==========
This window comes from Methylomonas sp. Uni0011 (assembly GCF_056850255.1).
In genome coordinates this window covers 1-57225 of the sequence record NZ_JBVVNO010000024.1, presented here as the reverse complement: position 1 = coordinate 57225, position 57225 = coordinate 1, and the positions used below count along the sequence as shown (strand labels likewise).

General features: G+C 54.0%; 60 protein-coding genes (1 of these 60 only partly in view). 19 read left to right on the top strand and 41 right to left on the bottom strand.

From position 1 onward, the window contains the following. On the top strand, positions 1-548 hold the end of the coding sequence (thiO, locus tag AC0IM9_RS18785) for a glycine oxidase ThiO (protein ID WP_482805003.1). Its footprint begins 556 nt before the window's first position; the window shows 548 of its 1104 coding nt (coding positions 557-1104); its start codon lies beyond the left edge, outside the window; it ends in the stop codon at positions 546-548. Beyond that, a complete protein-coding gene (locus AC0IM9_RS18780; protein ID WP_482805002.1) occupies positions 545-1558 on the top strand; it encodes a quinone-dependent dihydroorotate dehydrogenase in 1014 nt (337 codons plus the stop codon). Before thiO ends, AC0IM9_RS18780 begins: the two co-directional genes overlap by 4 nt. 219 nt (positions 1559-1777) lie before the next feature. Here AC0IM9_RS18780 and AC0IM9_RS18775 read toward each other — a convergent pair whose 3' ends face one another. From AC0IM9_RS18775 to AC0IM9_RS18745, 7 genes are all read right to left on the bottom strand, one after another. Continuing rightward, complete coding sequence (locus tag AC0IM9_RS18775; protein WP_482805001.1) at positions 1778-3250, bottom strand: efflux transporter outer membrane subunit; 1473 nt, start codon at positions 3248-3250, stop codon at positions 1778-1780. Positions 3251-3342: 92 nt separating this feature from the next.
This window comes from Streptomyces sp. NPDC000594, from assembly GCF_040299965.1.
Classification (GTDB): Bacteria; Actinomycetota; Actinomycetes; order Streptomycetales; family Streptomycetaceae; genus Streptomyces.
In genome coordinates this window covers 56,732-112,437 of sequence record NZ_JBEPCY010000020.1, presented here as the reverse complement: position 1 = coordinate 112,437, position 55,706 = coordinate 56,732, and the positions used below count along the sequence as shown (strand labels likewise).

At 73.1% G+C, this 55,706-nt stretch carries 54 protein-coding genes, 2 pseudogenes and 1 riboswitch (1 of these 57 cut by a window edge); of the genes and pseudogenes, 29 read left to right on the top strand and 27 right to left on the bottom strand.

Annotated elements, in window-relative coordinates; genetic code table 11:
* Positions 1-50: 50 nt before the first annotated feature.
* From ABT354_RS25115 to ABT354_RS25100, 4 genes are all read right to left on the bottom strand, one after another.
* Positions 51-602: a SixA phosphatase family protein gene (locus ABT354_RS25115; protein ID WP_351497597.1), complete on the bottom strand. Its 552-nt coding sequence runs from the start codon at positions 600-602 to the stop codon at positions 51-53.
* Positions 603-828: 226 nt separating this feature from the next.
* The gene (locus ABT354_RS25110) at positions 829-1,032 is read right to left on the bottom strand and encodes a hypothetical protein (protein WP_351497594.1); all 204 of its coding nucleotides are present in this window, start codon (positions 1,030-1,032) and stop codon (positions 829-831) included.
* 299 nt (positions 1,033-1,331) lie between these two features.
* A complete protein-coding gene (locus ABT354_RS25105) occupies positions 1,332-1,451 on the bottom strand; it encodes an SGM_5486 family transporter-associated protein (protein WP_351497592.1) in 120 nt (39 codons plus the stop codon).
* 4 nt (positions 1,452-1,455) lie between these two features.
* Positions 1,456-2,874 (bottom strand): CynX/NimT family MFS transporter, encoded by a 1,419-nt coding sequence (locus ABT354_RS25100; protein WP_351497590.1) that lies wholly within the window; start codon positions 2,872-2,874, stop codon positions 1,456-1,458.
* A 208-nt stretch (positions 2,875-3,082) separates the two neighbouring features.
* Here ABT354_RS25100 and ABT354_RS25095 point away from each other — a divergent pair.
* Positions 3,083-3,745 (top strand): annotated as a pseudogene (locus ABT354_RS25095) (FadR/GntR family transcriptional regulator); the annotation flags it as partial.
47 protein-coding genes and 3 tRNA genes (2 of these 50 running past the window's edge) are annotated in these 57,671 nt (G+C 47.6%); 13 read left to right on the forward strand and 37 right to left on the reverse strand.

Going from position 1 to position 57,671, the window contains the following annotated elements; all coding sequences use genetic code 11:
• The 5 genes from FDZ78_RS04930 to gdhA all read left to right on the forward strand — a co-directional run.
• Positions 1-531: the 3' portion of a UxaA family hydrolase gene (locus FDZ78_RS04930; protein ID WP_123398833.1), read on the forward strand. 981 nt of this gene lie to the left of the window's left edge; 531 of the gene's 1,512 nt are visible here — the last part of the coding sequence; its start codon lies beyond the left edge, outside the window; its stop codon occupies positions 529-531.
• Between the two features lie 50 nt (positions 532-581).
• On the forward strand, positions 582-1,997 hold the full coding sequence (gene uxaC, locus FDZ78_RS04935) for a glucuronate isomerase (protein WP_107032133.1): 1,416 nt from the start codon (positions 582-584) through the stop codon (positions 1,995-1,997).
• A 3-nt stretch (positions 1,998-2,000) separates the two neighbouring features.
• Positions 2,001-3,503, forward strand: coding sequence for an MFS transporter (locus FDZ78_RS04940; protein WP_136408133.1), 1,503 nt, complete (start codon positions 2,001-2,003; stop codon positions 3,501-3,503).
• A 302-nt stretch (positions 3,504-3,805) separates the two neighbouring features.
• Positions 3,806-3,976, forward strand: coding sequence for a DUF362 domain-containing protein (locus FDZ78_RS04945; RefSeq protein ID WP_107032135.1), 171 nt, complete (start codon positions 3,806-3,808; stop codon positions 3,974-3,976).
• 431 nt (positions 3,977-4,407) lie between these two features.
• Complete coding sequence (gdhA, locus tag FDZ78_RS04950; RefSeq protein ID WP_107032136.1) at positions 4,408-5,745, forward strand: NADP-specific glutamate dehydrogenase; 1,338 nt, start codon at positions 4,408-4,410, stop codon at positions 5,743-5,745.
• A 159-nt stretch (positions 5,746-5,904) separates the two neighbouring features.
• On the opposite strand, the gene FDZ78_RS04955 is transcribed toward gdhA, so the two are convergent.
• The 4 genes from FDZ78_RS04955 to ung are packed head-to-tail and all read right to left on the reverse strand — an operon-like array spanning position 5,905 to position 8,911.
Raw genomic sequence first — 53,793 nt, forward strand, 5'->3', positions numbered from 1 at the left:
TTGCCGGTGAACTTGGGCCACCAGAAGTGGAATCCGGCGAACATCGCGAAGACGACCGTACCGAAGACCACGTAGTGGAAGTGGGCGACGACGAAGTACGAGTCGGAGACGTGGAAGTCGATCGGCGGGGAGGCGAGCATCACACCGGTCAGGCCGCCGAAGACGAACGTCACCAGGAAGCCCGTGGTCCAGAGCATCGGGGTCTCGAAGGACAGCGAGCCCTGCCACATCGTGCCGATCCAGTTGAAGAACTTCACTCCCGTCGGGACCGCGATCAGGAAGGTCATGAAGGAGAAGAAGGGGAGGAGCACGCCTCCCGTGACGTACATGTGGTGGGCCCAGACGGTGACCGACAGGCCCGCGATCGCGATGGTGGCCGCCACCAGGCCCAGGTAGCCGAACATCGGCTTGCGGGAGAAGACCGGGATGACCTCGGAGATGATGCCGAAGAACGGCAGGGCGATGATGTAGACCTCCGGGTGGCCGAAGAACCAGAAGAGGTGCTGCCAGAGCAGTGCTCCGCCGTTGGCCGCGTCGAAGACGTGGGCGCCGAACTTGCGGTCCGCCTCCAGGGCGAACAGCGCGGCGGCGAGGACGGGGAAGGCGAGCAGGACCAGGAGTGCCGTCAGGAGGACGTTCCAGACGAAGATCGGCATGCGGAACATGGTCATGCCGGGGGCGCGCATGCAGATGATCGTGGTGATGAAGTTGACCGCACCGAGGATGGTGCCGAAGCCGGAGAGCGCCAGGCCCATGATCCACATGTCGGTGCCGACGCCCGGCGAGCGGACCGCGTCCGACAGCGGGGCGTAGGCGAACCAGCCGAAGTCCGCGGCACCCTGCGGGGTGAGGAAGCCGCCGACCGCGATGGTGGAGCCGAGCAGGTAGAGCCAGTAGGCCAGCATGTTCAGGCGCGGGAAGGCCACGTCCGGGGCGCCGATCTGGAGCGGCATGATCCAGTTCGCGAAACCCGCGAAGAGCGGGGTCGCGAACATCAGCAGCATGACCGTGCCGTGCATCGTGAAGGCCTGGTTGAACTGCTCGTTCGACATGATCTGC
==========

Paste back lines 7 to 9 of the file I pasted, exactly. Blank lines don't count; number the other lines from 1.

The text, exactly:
In genome coordinates this window covers 56,732-112,437 of sequence record NZ_JBEPCY010000020.1, presented here as the reverse complement: position 1 = coordinate 112,437, position 55,706 = coordinate 56,732, and the positions used below count along the sequence as shown (strand labels likewise).

At 73.1% G+C, this 55,706-nt stretch carries 54 protein-coding genes, 2 pseudogenes and 1 riboswitch (1 of these 57 cut by a window edge); of the genes and pseudogenes, 29 read left to right on the top strand and 27 right to left on the bottom strand.

Annotated elements, in window-relative coordinates; genetic code table 11: